US 4923453 A
An absorbent disposable cover for hospital X-ray tables and the like. The cover has a bottom layer in the form of a sheet of plastic material that is impermeable to moisture, an intermediate fluid absorbent layer that functions as a blotter that will absorb and disperse any fluid it comes in contact with, and a top layer in the form of a sheet of material of semi-permeable material that will permit the flow of fluids into the intermediate fluid absorbent layer. A pre-formed corner pocket is formed at the respective corners of the cover and adhesive pads are attached to their bottom surface for detachably securing them to the corners of a table upon which the absorbent disposable cover has been placed. The covers are folded into a compact rectangular shape and stacked in a carton having a cutout slot in its top wall. The cover has been folded in such a manner that the pre-formed cover pockets are on top and located in the area of the cutout slots so they can be grasp for pulling the cover out of the dispensing slot.
1. An absorbent disposable cover for hospital x-ray tables and the like comprising:
a rectangularly shaped cover having a bottom layer in the form of a sheet of plastic material that is impermeable to moisture, an intermediate fluid absorbent layer that functions as a blotter that will absorb and disperse any fluid that it comes in contact with, and a top layer in the form of a sheet of material of semi-permeable material that will permit the flow of fluids into said intermediate fluid absorbent layer;
said cover having corners formed by a front edge, a rear edge, and laterally spaced side edges, a preformed corner pocket at the respective corners, said corner pockets having a top surface and a bottom surface, adhesive pads are attached to the bottom surface of said pre-formed corner pockets for detachably securing them to the corners of a table upon which the absorbent disposable cover has been placed; and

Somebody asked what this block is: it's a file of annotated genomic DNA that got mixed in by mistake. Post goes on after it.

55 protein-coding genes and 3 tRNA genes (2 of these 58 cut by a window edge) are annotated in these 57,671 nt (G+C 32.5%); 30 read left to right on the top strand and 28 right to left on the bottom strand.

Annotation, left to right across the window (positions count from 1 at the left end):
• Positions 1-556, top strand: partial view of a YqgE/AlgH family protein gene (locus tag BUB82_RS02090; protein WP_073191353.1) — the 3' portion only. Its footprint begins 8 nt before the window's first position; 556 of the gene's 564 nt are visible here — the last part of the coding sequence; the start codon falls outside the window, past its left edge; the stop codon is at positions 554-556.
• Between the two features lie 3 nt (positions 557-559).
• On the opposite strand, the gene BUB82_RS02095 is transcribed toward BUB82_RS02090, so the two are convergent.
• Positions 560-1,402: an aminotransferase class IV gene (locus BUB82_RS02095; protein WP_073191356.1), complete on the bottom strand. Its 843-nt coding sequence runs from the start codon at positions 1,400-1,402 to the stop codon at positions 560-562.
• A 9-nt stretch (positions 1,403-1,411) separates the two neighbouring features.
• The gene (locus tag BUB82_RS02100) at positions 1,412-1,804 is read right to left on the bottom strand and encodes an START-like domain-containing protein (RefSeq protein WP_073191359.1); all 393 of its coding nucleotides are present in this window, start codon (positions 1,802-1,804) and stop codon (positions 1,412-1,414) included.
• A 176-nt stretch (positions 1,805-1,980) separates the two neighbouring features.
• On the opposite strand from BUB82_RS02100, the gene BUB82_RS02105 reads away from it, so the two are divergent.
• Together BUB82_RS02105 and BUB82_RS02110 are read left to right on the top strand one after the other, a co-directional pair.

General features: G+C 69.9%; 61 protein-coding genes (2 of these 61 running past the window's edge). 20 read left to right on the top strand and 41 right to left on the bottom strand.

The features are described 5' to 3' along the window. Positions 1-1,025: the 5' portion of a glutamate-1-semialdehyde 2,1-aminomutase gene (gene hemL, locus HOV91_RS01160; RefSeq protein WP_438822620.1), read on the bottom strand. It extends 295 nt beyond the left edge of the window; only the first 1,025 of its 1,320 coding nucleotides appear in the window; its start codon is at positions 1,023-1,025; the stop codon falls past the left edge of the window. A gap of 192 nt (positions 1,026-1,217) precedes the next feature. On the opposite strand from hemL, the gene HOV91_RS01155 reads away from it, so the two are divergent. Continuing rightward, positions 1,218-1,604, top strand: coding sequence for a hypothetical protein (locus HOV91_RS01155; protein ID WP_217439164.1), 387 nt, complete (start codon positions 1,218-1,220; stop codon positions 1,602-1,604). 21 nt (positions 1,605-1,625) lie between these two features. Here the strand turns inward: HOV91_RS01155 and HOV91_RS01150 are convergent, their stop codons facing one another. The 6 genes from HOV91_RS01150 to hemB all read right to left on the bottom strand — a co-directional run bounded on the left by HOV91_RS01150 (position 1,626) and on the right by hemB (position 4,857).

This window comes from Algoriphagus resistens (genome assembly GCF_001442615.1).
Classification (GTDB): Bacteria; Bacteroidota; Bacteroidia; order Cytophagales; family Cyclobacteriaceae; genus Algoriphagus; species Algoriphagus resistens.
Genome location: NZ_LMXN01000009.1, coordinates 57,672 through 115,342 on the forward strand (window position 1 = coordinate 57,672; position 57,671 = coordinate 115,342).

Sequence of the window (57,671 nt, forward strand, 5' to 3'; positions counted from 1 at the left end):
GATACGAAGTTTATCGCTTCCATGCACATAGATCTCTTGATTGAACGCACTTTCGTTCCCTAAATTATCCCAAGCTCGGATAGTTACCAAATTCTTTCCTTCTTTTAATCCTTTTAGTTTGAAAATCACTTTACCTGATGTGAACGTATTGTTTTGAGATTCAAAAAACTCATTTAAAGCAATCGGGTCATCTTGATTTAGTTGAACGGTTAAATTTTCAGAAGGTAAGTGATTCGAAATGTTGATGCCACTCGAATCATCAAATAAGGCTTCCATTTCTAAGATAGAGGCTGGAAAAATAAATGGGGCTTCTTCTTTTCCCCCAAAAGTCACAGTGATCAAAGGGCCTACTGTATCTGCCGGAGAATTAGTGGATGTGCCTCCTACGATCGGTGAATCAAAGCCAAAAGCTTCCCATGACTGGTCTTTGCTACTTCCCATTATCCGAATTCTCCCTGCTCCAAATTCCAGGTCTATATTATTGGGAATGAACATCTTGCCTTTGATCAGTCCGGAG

said rectangularly shaped cover being folded into a compact rectangular shape with the respective four pre-formed corner pockets having their bottom surfaces facing upwardly and being on top of said folded cover.
2. An absorbent disposable cover as recited in claim 1 in combination with an X-ray table and wherein said cover has been unfolded and the adhesive pads on the bottom surface of said preformed corner pockets have been adhered to the respective corners of said X-ray table.
3. An absorbent disposable cover as recited in claim 1 further comprising a carton having a top wall, a bottom wall, and side walls, a cutout slot being formed in said top wall and said folded covers are packaged in a stack within said carton with their pre-formed corner pockets located in the area of said cutout slot so that they can be grasped for pulling said cover out of said dispensing slot.
4. An absorbent disposable cover as recited in claim 1 wherein said intermediate fluid absorbent layer has been treated with a deoderant and a mild anti-septic.
5. An absorbent disposable cover as recited in claim 1 further comprising a tie wire secured to one of the corners of said cover.
The invention relates to a cover and more specifically to an absorbent disposable cover for hospital X-ray tables and the like.
Hospitals and clinics are faced with rising costs. Labor and equipment time represent a significant portion of the costs.